February 4. Portuguese and Proletarian.

Oswaldo and I buy some of the materials for the exhibition of the children’s paintings and photographs. With our donation of 10,000 Meticais most of the expenses are covered.

Yeon sleeps today and regains energy.

Mozambique is treating us well. Maputo might be crowded, and I might have freaked out standing with my beloved backpack in a jampacked bus, deprived of space and air, but generally it’s a distinctive almost Cuban easy-goingness that we find on the those streets. People are relaxing here, and they don’t seem to mind living amidst the debris of the Portuguese and the Proletarian, the colonial and communist history. Mao Tse-Tung and Kim Il-Sung are names of streets, and at the crossroads of them you can enjoy the local apple cider.

February 3. Streetkids.

The plan is to organize an exhibition of the art created by the children at Muodjo. Potential benefactors will visit that display of the streetkids’ interesting drawings and might chip in. So Oswaldo and I take a bus to the city and look for materials. Since we can’t find them, we end up hanging out in the German cultural center where I talk to the local coordinator of DED. He seems interested in our story but of course doubts if we can organize it all by ourselves, “bypassing” as we call it, bulky bureaucracies.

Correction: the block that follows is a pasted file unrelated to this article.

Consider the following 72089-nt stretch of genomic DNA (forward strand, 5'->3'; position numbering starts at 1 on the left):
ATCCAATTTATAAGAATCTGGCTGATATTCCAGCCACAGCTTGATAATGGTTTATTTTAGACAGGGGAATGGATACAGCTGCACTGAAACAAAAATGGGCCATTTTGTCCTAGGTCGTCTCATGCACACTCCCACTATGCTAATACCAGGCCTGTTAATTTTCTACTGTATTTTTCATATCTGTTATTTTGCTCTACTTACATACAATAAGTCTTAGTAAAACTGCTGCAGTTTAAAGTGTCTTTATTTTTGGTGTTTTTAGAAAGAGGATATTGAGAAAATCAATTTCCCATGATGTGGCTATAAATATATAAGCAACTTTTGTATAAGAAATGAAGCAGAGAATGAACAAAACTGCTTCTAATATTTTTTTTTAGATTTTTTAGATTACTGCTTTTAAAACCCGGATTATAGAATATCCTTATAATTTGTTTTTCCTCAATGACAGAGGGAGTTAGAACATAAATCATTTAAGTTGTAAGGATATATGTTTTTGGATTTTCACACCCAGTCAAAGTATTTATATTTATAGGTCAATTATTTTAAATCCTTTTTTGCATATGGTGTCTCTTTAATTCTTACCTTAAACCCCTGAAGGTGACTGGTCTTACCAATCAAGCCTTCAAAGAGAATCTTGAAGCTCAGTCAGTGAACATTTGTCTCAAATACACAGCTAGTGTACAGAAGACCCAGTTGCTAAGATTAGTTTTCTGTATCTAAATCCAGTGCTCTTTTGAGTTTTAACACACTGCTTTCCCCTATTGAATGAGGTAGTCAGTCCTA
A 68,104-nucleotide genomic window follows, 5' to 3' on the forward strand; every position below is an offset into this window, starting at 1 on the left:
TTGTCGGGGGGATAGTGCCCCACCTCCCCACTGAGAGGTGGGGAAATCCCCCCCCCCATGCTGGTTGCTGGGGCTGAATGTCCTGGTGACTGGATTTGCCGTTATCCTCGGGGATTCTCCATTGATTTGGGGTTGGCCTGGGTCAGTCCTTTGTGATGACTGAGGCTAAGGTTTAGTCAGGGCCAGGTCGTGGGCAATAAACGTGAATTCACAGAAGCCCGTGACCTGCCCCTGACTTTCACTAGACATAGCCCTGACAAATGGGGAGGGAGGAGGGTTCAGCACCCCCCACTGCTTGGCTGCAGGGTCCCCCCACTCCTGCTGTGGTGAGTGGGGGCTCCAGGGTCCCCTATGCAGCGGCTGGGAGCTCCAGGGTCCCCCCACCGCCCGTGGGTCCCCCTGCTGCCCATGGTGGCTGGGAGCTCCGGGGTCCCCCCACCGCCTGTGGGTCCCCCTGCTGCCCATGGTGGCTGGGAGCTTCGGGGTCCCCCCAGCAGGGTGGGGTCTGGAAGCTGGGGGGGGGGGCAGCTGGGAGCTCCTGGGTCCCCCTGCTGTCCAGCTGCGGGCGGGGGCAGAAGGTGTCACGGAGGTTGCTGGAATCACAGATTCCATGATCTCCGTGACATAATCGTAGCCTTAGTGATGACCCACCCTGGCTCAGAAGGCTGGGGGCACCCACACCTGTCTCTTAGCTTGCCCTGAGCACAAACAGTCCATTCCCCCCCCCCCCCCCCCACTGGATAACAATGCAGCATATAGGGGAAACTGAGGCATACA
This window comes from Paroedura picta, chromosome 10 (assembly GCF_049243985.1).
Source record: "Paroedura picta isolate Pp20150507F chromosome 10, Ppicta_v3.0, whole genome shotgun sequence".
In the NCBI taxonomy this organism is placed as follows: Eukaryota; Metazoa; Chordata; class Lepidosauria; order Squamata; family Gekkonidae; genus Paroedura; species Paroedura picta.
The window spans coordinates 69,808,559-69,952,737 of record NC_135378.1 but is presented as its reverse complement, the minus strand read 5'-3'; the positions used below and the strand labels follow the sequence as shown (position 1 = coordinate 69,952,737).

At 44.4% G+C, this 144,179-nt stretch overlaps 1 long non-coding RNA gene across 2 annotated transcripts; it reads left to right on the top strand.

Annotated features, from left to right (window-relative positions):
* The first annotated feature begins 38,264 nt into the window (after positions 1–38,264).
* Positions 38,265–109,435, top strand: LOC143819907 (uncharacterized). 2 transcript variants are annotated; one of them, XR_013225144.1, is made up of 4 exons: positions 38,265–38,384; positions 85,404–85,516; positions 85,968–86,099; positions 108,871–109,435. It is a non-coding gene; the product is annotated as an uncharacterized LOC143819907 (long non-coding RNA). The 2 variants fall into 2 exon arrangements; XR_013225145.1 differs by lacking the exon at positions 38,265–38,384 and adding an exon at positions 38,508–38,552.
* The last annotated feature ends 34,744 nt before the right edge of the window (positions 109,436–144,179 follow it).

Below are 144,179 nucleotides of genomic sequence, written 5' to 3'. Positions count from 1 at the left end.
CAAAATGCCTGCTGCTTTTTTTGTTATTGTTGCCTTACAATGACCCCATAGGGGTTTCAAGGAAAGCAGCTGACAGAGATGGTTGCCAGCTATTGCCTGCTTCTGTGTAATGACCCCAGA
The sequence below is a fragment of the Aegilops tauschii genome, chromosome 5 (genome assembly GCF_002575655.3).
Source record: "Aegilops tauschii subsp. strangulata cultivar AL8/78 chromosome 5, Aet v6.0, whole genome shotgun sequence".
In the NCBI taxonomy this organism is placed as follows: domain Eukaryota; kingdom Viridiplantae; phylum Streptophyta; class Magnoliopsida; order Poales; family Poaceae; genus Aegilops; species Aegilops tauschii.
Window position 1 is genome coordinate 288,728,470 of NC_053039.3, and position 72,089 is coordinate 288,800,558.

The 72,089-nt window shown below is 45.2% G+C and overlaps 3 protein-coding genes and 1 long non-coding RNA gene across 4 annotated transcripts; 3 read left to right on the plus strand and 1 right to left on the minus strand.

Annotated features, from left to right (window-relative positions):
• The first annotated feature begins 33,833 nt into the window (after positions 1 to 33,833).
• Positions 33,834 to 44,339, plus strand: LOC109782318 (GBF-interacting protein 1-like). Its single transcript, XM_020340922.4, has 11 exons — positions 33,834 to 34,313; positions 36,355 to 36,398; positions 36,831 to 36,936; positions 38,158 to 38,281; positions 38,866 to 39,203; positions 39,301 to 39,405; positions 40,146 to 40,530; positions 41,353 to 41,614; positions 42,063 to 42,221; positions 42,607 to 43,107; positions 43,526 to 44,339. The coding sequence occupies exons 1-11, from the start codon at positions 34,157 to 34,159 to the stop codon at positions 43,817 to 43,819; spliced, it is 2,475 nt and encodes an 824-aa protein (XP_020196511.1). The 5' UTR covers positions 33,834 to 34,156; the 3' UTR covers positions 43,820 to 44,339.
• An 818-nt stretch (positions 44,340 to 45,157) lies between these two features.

It is a lazy day let me not pretend otherwise. Oswaldo takes me around Maputo a bit more and shows me a ruined grand colonial house. As I observe the dilapidated balconies I see a few children sneak into the building.
“They live here” Oswaldo explains.
Yes, they do, and now they come to ask us for something to eat. My friend gives them a few Meticaisand we continue. Even though I haven’t actually seen the living condition of Maputo’s street children, their sleeping places, their diet, abuse, sickness, I understand they are not living happy lives.
Oswaldo used to live on the streets himself, before he was rescued from the streets and brought up by missionaries. He was a good student and went on to study musicology, and actually earned a degree. Many of the projects at Muodjo involve traditional instruments from Mocambique or Zimbabwe.

February 3. Streetkids. was originally published on Meandering home

February 3. Streetkids.

The plan is to organize an exhibition of the art created by the children at Muodjo. Potential benefactors will visit that display of the streetkids’ interesting drawings and might chip in. So Oswaldo and I take a bus to the city and look for materials. Since we can’t find them, we end up hanging out in the German cultural center where I talk to the local coordinator of DED. He seems interested in our story but of course doubts if we can organize it all by ourselves, “bypassing” as we call it, bulky bureaucracies.
It is a lazy day let me not pretend otherwise. Oswaldo takes me around Maputo a bit more and shows me a ruined grand colonial house. As I observe the dilapidated balconies I see a few children sneak into the building.
“They live here” Oswaldo explains.
Yes, they do, and now they come to ask us for something to eat. My friend gives them a few Meticaisand we continue. Even though I haven’t actually seen the living condition of Maputo’s street children, their sleeping places, their diet, abuse, sickness, I understand they are not living happy lives.
Oswaldo used to live on the streets himself, before he was rescued from the streets and brought up by missionaries. He was a good student and went on to study musicology, and actually earned a degree. Many of the projects at Muodjo involve traditional instruments from Mocambique or Zimbabwe.